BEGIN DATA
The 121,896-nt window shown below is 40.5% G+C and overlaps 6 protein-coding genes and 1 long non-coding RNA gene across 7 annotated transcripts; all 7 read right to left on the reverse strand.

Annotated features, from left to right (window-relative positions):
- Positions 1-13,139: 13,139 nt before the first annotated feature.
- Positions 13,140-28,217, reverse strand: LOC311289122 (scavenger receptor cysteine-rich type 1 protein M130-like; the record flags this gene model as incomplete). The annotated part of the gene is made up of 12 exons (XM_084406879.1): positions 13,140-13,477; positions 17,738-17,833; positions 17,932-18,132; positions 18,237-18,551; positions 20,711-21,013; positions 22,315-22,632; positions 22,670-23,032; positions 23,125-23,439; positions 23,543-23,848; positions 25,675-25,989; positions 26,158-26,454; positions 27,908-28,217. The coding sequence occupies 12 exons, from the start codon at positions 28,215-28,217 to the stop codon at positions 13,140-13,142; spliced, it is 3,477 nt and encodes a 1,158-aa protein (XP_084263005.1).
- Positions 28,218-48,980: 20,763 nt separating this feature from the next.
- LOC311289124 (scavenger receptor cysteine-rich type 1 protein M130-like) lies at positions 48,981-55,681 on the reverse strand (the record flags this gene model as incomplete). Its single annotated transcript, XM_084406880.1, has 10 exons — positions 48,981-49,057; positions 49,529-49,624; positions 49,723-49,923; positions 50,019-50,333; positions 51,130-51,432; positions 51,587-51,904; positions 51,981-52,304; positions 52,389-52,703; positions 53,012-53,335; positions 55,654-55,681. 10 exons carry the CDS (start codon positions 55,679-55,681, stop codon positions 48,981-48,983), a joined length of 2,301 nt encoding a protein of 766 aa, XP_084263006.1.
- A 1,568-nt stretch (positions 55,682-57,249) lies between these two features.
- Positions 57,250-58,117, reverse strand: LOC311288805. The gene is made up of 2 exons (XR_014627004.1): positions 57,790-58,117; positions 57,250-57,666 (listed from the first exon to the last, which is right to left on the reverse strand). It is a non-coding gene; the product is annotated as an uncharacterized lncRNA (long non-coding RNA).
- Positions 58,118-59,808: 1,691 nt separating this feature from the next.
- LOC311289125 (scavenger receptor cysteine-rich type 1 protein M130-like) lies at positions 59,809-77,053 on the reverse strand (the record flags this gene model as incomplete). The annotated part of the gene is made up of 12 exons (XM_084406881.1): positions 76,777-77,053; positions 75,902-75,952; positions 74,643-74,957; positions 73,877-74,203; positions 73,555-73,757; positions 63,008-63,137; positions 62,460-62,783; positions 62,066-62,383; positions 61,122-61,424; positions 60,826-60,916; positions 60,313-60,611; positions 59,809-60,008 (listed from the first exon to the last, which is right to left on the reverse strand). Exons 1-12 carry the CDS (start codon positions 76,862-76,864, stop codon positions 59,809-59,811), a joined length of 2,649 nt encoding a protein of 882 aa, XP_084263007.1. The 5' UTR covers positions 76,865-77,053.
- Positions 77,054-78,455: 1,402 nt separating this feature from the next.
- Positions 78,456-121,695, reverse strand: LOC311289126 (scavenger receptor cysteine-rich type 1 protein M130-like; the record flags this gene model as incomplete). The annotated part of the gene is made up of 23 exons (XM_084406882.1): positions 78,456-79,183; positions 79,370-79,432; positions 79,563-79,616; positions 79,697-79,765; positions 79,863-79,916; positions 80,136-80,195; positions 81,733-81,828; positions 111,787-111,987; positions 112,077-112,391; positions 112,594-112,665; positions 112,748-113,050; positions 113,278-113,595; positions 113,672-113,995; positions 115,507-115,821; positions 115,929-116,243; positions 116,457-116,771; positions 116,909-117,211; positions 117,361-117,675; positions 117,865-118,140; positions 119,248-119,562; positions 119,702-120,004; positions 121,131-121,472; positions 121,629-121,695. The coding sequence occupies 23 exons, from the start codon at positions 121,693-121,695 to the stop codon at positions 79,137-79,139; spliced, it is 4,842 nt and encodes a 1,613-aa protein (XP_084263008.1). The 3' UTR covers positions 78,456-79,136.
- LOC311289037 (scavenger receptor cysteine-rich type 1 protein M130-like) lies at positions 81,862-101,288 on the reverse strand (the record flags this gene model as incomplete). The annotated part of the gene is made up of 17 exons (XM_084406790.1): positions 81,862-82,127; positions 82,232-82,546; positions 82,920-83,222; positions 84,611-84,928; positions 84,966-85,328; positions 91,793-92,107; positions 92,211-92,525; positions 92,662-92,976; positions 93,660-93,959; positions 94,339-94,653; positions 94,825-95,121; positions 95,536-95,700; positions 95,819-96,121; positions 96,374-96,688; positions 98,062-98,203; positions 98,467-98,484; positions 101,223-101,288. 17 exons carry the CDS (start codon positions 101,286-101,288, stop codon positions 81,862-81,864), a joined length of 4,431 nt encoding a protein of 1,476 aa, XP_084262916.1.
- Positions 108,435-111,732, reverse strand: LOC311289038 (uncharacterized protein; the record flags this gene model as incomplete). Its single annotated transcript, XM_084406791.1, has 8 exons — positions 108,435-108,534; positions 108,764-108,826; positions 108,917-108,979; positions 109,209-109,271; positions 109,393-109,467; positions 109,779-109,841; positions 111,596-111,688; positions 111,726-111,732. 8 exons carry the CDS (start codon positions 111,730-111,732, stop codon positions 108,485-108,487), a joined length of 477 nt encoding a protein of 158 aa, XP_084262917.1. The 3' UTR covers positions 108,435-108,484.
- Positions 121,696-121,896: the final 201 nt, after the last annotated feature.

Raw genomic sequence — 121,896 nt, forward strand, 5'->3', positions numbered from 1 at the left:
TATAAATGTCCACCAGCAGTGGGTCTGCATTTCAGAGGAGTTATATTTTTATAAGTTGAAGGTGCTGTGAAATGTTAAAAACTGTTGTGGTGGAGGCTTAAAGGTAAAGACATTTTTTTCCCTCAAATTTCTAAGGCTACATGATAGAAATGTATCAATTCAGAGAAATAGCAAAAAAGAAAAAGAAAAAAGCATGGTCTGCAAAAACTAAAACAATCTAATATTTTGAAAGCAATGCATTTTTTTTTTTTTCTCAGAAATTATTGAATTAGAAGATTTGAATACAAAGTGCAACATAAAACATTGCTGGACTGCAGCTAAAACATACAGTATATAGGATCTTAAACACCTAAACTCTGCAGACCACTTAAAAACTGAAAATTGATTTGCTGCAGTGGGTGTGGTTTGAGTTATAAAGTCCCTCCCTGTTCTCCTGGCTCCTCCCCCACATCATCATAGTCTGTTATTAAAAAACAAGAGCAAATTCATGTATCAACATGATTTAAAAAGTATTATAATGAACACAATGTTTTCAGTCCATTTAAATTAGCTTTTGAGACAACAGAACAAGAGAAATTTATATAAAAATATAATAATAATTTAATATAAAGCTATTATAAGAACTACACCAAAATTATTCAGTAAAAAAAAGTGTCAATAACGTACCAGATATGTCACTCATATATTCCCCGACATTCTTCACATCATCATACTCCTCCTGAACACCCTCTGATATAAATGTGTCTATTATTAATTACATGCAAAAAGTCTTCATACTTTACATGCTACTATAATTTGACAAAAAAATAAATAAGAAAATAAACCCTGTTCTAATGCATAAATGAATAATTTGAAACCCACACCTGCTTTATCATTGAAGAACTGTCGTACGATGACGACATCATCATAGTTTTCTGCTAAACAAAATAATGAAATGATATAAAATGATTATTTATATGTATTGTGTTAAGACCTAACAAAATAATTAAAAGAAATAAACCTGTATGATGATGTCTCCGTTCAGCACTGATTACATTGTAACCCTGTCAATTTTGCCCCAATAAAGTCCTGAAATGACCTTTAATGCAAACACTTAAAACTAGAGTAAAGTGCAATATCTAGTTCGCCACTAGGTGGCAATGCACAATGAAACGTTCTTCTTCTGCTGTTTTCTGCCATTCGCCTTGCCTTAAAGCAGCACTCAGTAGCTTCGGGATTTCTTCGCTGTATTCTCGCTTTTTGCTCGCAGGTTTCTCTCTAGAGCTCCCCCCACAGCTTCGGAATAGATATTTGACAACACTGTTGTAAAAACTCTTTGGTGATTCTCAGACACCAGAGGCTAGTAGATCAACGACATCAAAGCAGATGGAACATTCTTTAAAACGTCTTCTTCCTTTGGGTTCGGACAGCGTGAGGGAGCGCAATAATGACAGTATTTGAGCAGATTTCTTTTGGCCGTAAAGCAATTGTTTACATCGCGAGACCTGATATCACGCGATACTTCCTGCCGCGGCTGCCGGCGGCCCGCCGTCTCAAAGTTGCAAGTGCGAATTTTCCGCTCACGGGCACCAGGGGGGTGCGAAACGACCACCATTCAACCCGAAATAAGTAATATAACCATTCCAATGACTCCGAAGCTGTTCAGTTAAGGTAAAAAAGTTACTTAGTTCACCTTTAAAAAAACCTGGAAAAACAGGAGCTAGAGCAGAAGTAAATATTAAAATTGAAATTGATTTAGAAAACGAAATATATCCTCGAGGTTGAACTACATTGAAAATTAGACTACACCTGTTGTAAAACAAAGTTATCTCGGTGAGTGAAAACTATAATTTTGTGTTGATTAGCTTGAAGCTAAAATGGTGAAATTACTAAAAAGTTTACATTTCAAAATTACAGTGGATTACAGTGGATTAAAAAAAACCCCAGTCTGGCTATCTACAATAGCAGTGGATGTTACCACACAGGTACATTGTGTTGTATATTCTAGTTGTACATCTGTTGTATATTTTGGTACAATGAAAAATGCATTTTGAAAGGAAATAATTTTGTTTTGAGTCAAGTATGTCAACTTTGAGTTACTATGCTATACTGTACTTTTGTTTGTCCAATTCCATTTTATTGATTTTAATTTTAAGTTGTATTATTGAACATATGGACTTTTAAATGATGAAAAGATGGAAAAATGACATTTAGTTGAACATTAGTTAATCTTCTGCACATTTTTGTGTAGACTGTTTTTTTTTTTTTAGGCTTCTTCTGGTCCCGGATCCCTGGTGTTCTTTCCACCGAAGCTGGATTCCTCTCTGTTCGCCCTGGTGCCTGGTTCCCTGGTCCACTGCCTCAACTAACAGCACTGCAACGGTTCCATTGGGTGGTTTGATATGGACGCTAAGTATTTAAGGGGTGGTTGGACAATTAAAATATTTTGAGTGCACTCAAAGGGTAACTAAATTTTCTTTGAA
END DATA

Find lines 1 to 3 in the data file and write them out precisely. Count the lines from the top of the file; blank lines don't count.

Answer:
The 121,896-nt window shown below is 40.5% G+C and overlaps 6 protein-coding genes and 1 long non-coding RNA gene across 7 annotated transcripts; all 7 read right to left on the reverse strand.

Annotated features, from left to right (window-relative positions):
- Positions 1-13,139: 13,139 nt before the first annotated feature.